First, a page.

Why You Need a Financial Plan
Studies have shown that financial planning plays a key role in achieving major life goals. Why wait any longer? Start assessing your current situation, setting goals, and planning for your own financial future today.
The Best Laid Plans
Before you can start planning, you need a clear picture of where you stand today. Tracking your income and expenses on a regular basis and assessing your net worth -- total assets minus total debts -- helps you see how much money you can commit to individual financial goals.
Your First Home
Home ownership is at the heart of the American dream. The biggest obstacle facing home buyers is funding a down payment -- now typically 20% of a home's purchase price. The good news is there are many down-payment options for first-time buyers. Check with banks or mortgage companies in your area to see what special programs may be available to you.
If you intend to buy a house within five years, a good way to save for a down payment may be through short-term investments, such as bond or money market funds. In addition, you can now use money from an IRA to help pay for your first home. Up to $10,000 can be withdrawn penalty free, although you'll have to pay taxes on amounts withdrawn from a traditional IRA.
Your Child's Education
Ideally you should start saving for your child's education as soon as -- or even before -- he or she is born. Tuition and fees at four-year colleges continue to rise between 4% and 6% annually -- more than twice the current rate of inflation.* Depending on your child's age, you may want to consider investing your education dollars in stocks or stock mutual funds. While stocks can be riskier than other investments over short time periods, over the long-term they have historically produced the highest returns.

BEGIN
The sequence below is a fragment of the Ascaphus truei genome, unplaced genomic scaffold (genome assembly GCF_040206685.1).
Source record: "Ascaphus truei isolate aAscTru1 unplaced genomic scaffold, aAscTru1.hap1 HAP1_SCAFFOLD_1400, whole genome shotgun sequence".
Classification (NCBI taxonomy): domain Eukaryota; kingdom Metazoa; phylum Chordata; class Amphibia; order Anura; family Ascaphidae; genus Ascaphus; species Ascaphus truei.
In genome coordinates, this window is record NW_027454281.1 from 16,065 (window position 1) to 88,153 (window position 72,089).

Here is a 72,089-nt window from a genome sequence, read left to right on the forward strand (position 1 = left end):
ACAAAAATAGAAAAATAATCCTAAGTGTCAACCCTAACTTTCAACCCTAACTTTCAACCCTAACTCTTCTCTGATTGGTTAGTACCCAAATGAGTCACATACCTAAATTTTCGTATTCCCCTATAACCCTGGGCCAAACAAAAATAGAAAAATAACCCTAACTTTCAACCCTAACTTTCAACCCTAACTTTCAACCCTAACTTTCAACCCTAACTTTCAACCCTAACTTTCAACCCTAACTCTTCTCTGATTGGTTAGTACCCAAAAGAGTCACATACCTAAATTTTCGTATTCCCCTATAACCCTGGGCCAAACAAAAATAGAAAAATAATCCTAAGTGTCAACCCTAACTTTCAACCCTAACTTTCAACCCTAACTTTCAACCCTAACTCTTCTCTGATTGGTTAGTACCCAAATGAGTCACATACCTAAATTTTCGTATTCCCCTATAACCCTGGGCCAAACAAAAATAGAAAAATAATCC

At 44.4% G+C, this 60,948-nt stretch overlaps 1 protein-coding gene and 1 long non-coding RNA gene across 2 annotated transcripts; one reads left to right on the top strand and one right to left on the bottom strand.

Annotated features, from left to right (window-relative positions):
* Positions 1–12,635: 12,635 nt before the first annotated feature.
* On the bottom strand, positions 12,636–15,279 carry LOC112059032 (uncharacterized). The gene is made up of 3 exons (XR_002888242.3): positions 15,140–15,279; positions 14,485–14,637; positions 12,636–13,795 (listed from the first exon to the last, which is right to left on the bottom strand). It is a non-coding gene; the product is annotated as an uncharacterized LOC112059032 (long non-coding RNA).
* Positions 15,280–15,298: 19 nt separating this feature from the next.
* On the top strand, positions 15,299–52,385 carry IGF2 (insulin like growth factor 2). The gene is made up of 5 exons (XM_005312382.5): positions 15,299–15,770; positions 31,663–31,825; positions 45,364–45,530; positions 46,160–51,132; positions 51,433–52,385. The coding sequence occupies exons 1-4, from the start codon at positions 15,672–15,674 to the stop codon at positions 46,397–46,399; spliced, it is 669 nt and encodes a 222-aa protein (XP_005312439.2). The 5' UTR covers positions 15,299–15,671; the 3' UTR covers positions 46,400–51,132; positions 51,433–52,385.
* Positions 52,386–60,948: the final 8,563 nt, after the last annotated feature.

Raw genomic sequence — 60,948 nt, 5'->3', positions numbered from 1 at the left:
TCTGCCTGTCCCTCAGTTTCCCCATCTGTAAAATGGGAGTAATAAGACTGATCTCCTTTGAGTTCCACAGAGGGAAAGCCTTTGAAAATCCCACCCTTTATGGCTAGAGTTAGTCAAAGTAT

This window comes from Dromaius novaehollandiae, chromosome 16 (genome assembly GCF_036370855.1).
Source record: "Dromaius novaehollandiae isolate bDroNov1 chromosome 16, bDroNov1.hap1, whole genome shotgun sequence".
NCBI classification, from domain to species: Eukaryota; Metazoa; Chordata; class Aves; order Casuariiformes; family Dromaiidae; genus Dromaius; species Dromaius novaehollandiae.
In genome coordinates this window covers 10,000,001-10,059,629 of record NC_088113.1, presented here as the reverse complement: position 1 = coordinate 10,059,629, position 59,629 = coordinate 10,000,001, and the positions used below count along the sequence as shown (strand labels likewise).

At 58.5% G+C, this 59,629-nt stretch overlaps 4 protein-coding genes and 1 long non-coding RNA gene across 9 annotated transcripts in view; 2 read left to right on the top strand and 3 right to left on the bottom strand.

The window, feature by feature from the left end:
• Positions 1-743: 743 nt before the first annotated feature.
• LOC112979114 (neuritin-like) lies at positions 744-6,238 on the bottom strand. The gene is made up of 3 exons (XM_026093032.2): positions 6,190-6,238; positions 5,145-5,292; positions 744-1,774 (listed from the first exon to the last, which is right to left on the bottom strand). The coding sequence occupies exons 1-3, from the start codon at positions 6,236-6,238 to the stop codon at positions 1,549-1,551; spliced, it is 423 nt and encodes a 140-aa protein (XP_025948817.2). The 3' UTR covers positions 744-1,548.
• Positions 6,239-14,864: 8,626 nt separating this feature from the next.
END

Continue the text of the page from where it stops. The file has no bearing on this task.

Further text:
There are many other education savings options, and some, such as state-sponsored 529 college savings plans, offer tax advantages as well.
Planning for a secure retirement is probably your most important long-term financial goal. Experts estimate that, in many cases, you will need at least 70% to 80% of your final working year's salary for each year you spend in retirement. That's why it's important to start saving for retirement early in life and keep saving as much as you can throughout your working years. By making regular contributions to your retirement account at work, and by choosing the investment options best suited for your years until retirement, you are taking advantage of one of the easiest -- and most effective -- ways to save for this important goal.
Get the Help You Need
Knowing the right financial moves to make and when to make them is a complicated job that most of us don't have the resources to handle alone. For additional information, call Washington Trust Wealth Management at (800) 582-1076.
Source: The College Board Online, 2013.